4Stony Brook University, Stony Brook, 11794 USA
                    5Department of Pathogen Biology & Microbiology and Department of General Intensive Care Unit of the Second Affiliated Hospital, Zhejiang University School of Medicine, Hangzhou, Zhejiang 310058 China
                    Youjun Feng, Email: nc.ude.ujz@jygnef.
                    Contributor Information.
                    Corresponding author.
                    This article has been cited by other articles in PMC.

                    Associated Data

                    Supplementary Materials
                    Go to: Abstract


                    SARS coronavirus (SARS-CoV), the causative agent of the large SARS outbreak in 2003, originated in bats. Many SARS-like coronaviruses (SL-CoVs) have been detected in bats, particularly those that reside in China, Europe, and Africa. To further understand the evolutionary relationship between SARS-CoV and its reservoirs, 334 bats were collected from Zhoushan city, Zhejiang province, China, between 2015 and 2017. PCR amplification of the conserved coronaviral protein RdRp detected coronaviruses in 26.65% of bats belonging to this region, and this number was influenced by seasonal changes. Full genomic analyses of the two new SL-CoVs from Zhoushan (ZXC21 and ZC45) showed that their genomes were 29,732 nucleotides (nt) and 29,802 nt in length, respectively, with 13 open reading frames (ORFs). These results revealed 81% shared nucleotide identity with human/civet SARS CoVs, which was more distant than that observed previously for bat SL-CoVs in China. Importantly, using pathogenic tests, we found that the virus can reproduce and cause disease in suckling rats, and further studies showed that the virus-like particles can be observed in the brains of suckling rats by electron microscopy. Thus, this study increased our understanding of the genetic diversity of the SL-CoVs carried by bats and also provided a new perspective to study the possibility of cross-species transmission of SL-CoVs using suckling rats as an animal model.


                    https://www.ncbi.nlm.nih.gov/pmc/articles/PMC6135831/

                    Comment


                    • #12
                      Virus-hit Wuhan has two laboratories linked to Chinese bio-warfare program
                      ...

                      By Bill Gertz - The Washington Times - Friday, January 24, 2020
                      ...
                      Mr. Shoham holds a doctorate in medical microbiology. From 1970 to 1991 he was a senior analyst with Israeli military intelligence for biological and chemical warfare in the Middle East and worldwide, holding the rank of lieutenant colonel.
                      ...
                      “Coronaviruses (particularly SARS) have been studied in the institute and are probably held therein,” he said. “SARS is included within the Chinese BW program, at large, and is dealt with in several pertinent facilities.”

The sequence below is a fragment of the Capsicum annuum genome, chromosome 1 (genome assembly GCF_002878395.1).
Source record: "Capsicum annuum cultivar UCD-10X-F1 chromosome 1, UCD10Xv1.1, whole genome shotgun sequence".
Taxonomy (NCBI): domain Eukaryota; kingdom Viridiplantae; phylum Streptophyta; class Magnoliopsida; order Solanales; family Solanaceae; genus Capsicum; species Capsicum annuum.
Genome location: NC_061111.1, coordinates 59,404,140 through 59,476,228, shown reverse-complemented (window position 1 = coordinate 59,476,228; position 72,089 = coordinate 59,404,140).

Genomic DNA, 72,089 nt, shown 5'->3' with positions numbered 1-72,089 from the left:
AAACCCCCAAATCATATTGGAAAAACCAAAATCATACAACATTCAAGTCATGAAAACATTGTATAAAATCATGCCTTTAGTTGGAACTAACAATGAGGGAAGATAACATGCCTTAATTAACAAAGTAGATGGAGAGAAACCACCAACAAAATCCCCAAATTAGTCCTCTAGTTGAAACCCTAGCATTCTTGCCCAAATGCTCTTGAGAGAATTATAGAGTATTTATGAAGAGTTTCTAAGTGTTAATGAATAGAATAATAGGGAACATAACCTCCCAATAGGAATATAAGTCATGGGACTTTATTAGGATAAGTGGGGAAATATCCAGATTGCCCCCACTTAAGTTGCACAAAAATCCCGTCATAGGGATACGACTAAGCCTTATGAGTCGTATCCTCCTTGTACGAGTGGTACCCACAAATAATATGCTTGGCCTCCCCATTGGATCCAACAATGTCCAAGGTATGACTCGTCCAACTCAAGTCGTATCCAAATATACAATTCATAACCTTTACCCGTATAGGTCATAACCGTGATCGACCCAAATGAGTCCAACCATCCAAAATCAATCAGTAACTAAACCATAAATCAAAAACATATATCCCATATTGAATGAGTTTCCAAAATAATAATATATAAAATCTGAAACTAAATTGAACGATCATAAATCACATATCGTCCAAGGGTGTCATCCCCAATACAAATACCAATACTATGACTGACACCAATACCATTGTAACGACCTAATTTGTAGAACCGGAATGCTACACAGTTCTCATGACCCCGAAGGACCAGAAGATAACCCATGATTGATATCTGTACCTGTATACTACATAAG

It is not known if the institute’s array of coronaviruses are specifically included in biological weapons program but it is possible, he said.

                      Asked if the new coronavirus may have leaked, Mr. Shoham said: “In principle, outward virus infiltration might take place either as leakage or as an indoor unnoticed infection of a person that normally went out of the concerned facility. This could have been the case with the Wuhan Institute of Virology, but so far there isn’t evidence or indication for such incident.”

                      After researchers sequence of the genome of the new coronavirus it might be possible to determine or suggest its origin or source.

                      Mr. Shoham, now with the Begin-Sadat Center for Strategic Studies at Bar Ilan University in Israel, said the virology institute is the only declared site in China known as P4 for Pathogen Level 4, a status indicating it uses the strictest safety standards to prevent the spread of the most dangerous and exotic microbes being studied.

                      The former Israeli military intelligence doctor also said suspicions were raised about the Wuhan Institute of Virology when a group of Chinese virologists working in Canada improperly sent samples to China of what he said were some of the deadliest viruses on earth, including the Ebola virus.
                      ...
                      The biosafety lab is located about 20 miles from the Hunan Seaford Market that reports from China say may have been origin point of the virus.

                      Rutgers University microbiologist Dr. Richard Ebright told London’s Daily Mail that “at this point there’s no reason to harbor suspicions” the lab may be linked to the virus outbreak.

                      https://www.washingtontimes.com/news...linked-chines/
                      "Safety and security don't just happen, they are the result of collective consensus and public investment. We owe our children, the most vulnerable citizens in our society, a life free of violence and fear."
                      -Nelson Mandela

                      Comment


                      • #13
                        Source: https://www.sinchew.com.my/content/content_2207254.html